top of page
  • npglazer

Domain dependent virtue and vice

It seems to me that people often think of others as either a virtuous person or a person who is full of vice. What do I mean by this? In psychology there is a well known cognitive bias known as the "halo effect" that is defined as "The halo effect is a type of cognitive bias in which our overall impression of a person influences how we feel and think about their character. Essentially your overall impression of a person ('He is nice!') impacts your evaluations of that persons specific traits ("He is also smart!'). Perceptions of a single trait can carry over to how people perceive other aspects of that person." I think the opposite can take place in which a type of "devil effect" happens, and if we notice a person has one bad characteristic we might possible think their whole personality is immoral or bad.

For example lets take a look at the plight of Lance Armstrong. Armstrong had cancer, which he beat, but he cheated his way into winning the Tour de France seven times. Also, though, nearly every person on the Tour de France who was competing was also cheating. So no matter who won those seven years, it was almost guaranteed to be a cheater, because of the competitive advantage cheating gives you. Overall I think Armstrong is a very dishonest person, but so was everyone else in the Tour de France those years.

Does this mean Armstrong didn't work very hard though as a cyclist? No, not at all. I am sure he worked very hard to become a world champion cyclist just like Barry Bonds, who used steroids in baseball, also worked very hard to become a great baseball player. So in one sense Armstrong and Bonds are very vice ridden people because of the cheating but in another sense they are virtuous individuals because of the hard work they put in towards their sports. Bill Clinton could be another example of this dichotomy, between the "halo effect" and "devil effect," because he cheated on his wife in very unethical ways, but he also worked his way up from being poor in America to become the president of the United States. I even have a family member I know quite well, who is a very active person and works quite hard at his many projects but is often an unsympathetic and sometimes even cruel person.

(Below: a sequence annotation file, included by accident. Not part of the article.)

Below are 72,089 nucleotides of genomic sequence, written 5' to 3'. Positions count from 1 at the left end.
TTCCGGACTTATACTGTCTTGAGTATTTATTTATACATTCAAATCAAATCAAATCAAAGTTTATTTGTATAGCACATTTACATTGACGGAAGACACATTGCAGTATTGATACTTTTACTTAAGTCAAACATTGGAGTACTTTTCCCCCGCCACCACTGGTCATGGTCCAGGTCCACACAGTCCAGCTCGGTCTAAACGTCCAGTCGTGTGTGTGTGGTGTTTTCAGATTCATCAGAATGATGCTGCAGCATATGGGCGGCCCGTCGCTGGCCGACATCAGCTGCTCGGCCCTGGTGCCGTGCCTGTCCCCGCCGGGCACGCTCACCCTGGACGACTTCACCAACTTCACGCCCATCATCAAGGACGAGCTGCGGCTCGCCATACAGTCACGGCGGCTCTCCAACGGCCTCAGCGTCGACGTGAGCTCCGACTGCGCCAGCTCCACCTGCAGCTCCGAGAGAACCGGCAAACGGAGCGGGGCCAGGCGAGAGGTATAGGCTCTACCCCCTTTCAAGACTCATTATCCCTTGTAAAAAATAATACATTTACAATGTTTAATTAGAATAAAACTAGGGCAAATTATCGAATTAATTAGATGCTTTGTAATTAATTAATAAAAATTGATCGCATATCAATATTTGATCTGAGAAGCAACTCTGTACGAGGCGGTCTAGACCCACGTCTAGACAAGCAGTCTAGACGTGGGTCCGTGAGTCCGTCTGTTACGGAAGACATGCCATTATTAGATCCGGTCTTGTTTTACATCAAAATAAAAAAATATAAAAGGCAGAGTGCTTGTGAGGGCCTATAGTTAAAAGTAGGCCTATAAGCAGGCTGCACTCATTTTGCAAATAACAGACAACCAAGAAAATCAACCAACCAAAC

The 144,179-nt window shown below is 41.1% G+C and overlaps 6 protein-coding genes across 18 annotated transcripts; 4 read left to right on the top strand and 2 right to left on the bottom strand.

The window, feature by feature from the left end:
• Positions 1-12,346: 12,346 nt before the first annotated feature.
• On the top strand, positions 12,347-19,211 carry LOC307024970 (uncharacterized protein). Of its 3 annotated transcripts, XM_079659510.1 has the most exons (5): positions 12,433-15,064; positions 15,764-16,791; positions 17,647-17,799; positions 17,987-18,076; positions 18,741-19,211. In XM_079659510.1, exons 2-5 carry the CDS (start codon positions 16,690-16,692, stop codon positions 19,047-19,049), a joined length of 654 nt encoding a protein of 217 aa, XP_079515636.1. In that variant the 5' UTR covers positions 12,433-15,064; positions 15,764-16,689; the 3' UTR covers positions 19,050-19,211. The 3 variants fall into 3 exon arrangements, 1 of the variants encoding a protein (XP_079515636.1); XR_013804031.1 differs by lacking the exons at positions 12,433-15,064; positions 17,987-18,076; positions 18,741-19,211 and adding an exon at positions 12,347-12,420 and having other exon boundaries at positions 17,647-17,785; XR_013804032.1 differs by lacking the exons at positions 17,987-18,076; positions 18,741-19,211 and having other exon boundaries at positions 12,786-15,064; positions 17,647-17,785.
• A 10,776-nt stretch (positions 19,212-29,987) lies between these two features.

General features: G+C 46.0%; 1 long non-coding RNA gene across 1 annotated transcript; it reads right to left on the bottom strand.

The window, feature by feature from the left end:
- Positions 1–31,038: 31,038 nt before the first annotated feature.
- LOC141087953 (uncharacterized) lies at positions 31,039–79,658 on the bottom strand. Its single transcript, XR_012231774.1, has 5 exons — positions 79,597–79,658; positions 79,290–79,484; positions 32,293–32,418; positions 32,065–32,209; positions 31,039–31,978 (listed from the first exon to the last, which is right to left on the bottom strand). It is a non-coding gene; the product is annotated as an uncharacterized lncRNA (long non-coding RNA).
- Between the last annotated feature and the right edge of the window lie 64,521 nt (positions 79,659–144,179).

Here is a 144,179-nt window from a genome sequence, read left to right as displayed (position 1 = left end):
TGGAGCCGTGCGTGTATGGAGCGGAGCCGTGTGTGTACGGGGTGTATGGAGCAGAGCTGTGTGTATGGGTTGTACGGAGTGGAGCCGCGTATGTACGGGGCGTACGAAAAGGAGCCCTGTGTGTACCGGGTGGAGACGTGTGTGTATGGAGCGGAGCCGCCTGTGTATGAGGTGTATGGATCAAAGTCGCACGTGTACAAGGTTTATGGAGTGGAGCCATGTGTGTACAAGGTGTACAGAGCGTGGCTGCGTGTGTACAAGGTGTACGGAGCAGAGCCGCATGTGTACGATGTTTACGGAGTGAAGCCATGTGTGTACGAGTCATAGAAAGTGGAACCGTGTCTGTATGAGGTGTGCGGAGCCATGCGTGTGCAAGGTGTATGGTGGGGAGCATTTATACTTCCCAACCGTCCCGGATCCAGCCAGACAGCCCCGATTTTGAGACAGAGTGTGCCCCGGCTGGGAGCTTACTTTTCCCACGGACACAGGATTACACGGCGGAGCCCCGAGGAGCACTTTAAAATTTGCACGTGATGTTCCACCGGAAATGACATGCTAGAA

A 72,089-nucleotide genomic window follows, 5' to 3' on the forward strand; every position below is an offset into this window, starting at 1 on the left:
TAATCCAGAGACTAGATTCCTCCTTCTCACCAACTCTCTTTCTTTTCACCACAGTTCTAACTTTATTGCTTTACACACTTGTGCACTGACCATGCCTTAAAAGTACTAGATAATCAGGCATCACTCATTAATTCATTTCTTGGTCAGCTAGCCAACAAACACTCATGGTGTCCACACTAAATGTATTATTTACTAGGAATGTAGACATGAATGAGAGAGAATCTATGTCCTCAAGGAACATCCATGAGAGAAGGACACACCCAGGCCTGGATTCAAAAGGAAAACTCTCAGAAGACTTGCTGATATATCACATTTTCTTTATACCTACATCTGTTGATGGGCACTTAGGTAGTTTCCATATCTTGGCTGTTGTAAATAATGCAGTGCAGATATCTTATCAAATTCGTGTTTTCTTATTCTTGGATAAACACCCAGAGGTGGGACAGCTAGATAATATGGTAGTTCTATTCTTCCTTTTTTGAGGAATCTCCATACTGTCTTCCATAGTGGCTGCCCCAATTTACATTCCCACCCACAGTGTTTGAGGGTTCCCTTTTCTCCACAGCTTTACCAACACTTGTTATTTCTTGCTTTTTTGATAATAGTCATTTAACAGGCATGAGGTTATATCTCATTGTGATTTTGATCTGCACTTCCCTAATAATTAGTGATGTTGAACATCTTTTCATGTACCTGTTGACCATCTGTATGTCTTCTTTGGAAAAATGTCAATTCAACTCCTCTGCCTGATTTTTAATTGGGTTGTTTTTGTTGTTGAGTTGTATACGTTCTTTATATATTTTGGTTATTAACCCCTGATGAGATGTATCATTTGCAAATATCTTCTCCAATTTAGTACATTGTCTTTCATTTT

So what is the philosophical point of this blog post? Well people have a tendency to think of others through the "halo effect" or "devil effect," as either saints or sinners, or virtuous or full of vice like people. I think though being a saint or sinner is often a domain dependent endeavor. In one domain Woody Allen is a genius (screenplay writer), and in another domain he has questionable sexual morals (father). In one domain Heidegger is the greatest philosopher of the 20th century and in another he is a unrepentant nefarious Nazi. Even Martin Luther King Jr., in one domain was immoral for having many affairs on his wife, but was also the greatest America civil rights leader of the 20th century likely.

So when thinking of people its best to not fall prey to the cognitive bias known as the "halo effect" or its counterpart the "devil effect." It might seem like an obvious truism or a cliche but people really are a complicated mixture of virtuous and more vice like tendencies and when making an assessment on what type of person an individual is, its helpful to ask what domain do you plan on judging them in. Ultimately although we are all a mixture of good and bad impulses, maybe as Nelson Mandela said succinctly, "a saint is just a sinner who keeps on trying." Thank you.

187 views0 comments


bottom of page